“It looks like a mixture of an aztec idol, a lion, an Indian Rajah, and a woman”

RLS’s parents had been thinking of trying a winter at Bournemouth for the sake of being near their son, a plan which was eventually carried out. His health was now fast and painfully breaking.

[As usual, dots between square brackets indicate cuts made by Sidney Colvin. For full, correct and critical edition of this letter, see Mehew 5, 1647.]

To his Parents [Colvin 1911, 2, pp. 342-343]

Skerryvore, Bournemouth, July 7th, 1886

My dear people,

It is probably my fault, and not yours, that I did not understand. I think it would be well worth trying the winter in Bournemouth; but I would only take the house by the month – this after mature discussion. My leakage still pursues its course; if I were only well, I have a notion to go north and get in (if I could) at the inn at Kirkmichael, which has always smiled upon me much.

Kirkmichael village, Perth and Kinross [https://upload.wikimedia.org]

 

 

 

If I did well there, we might then meet and do what should most smile at the time.

Meanwhile, of course, I must not move, and am in a rancid box here, feeling the heat a great deal, and pretty tired of things.

Skerryvore Cottage, Bournemouth [www.awesomestories.com]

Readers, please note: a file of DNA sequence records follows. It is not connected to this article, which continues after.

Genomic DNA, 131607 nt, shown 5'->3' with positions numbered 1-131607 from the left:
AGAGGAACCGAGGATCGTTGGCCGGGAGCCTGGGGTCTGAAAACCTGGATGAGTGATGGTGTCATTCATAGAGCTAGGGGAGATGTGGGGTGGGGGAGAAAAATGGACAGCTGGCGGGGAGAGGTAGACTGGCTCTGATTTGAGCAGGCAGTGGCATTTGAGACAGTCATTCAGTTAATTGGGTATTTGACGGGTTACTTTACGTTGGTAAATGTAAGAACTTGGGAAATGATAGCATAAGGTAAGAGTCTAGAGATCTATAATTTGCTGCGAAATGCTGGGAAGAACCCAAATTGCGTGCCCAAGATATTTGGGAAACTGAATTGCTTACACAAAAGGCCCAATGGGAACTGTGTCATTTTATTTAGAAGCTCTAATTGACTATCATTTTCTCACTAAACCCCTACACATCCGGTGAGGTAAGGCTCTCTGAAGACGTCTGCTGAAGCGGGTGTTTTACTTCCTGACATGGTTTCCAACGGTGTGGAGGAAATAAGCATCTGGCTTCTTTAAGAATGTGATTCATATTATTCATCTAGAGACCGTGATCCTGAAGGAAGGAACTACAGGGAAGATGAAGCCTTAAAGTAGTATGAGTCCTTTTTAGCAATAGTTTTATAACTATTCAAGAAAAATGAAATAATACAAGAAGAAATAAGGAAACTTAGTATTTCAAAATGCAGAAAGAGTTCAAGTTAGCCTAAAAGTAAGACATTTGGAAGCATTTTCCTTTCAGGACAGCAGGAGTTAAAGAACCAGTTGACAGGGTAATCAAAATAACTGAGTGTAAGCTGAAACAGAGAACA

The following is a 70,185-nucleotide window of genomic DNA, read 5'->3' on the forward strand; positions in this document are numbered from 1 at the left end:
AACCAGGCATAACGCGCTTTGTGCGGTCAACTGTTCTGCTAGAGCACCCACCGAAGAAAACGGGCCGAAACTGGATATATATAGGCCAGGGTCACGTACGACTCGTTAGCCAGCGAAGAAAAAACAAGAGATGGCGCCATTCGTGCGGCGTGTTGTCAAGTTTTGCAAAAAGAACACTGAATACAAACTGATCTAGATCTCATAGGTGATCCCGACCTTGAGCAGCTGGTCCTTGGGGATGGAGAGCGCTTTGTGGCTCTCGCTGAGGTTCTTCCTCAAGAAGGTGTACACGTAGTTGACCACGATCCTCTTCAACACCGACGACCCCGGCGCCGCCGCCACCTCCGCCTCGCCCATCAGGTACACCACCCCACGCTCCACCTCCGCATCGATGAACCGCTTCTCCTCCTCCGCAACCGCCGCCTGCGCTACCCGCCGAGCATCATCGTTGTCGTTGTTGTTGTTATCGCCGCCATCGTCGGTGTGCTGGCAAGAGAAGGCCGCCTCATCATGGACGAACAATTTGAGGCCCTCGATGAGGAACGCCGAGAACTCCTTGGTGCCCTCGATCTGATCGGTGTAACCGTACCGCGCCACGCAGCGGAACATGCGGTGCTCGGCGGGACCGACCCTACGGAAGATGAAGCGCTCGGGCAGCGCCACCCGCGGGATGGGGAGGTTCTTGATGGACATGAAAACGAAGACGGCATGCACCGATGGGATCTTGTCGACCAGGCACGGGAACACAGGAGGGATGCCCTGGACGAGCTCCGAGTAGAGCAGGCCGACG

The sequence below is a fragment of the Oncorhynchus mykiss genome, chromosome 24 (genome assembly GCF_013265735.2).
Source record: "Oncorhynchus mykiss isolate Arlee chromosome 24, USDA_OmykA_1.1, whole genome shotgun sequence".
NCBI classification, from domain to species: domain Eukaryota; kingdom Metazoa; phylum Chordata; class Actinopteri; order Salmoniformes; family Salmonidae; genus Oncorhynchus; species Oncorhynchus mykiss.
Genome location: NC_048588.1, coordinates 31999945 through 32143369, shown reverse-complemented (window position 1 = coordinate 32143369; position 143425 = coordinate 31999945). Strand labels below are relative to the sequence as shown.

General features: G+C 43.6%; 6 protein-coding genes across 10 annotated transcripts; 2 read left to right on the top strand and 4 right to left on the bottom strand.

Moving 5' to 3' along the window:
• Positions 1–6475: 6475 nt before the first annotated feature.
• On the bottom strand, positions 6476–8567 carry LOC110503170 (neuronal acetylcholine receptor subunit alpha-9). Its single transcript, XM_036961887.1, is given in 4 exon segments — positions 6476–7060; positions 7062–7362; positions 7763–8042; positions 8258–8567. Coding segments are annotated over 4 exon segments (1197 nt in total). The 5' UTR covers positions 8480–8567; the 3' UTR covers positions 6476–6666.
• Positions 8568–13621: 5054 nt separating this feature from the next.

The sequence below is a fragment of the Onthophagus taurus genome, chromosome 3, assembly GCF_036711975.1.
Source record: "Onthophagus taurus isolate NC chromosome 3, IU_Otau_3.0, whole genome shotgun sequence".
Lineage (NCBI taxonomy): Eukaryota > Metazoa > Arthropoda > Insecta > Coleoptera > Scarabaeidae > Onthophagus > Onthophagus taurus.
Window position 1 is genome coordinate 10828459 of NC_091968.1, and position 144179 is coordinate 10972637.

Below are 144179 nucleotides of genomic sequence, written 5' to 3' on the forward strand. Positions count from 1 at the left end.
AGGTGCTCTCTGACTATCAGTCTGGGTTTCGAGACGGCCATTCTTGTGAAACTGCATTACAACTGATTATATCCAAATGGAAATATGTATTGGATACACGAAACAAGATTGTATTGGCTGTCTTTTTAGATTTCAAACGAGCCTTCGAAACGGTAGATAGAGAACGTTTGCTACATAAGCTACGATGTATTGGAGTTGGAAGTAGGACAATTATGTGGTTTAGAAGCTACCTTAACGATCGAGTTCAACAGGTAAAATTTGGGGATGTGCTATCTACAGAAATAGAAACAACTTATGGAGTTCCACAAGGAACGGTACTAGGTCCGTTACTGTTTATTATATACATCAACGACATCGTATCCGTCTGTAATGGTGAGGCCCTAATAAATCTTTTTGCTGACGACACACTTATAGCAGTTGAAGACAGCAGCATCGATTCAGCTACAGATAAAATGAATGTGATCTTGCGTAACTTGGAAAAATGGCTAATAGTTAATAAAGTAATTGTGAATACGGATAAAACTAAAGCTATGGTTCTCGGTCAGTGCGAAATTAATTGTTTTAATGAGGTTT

Alexander did a good thing of me at last;

John White Alexander (1856-1915), American painter, had been commissioned by the Century Magazine to make a portrait of RLS [https://upload.wikimedia.org]

it looks like a mixture of an aztec idol, a lion, an Indian Rajah, and a woman; and certainly represents a mighty comic figure.

https://ia601409.us.archive.org/BookReader/BookReaderImages.php?zip=/7/items/centuryillustrat35newyuoft/centuryillustrat35newyuoft_jp2.zip&file=centuryillustrat35newyuoft_jp2/centuryillustrat35newyuoft_0882.jp2&scale=6.539568345323741&rotate=0

Alexander’s drawing was reproduced in the issue for April 1888 of the Century Magazine, with Henry James’s essay on RLS.

 

F[anny] and Lloyd both think it is the best thing that has been done of me up to now.

[…] You should hear Lloyd on the penny whistle, and me on the piano!

Charles Spencelayh (1865-1958), The Tinwhistle Boy. The tin whistle, also called the penny whistle or English flageolet is a simple, six-holed woodwind instrument [www.newyorkirisharts.com]

 

RLS’s piano, Powerhouse Museum, Sydney [https://maas.museum]

Dear powers, what a concerto! I now live entirely for the piano, he for the whistle; the neighbours, in a radius of a furlong and a half, are packing up in quest of brighter climes. – Ever yours,

R.L.S.

P.S. – Please say if you can afford to let us have money for this trip, and if so, how much. I can see the year through without help, I believe, and supposing my health to keep up; but can scarce make this change on my own metal. […]

R.L.S.

Salva

Salva

Salva

Salva

Salva

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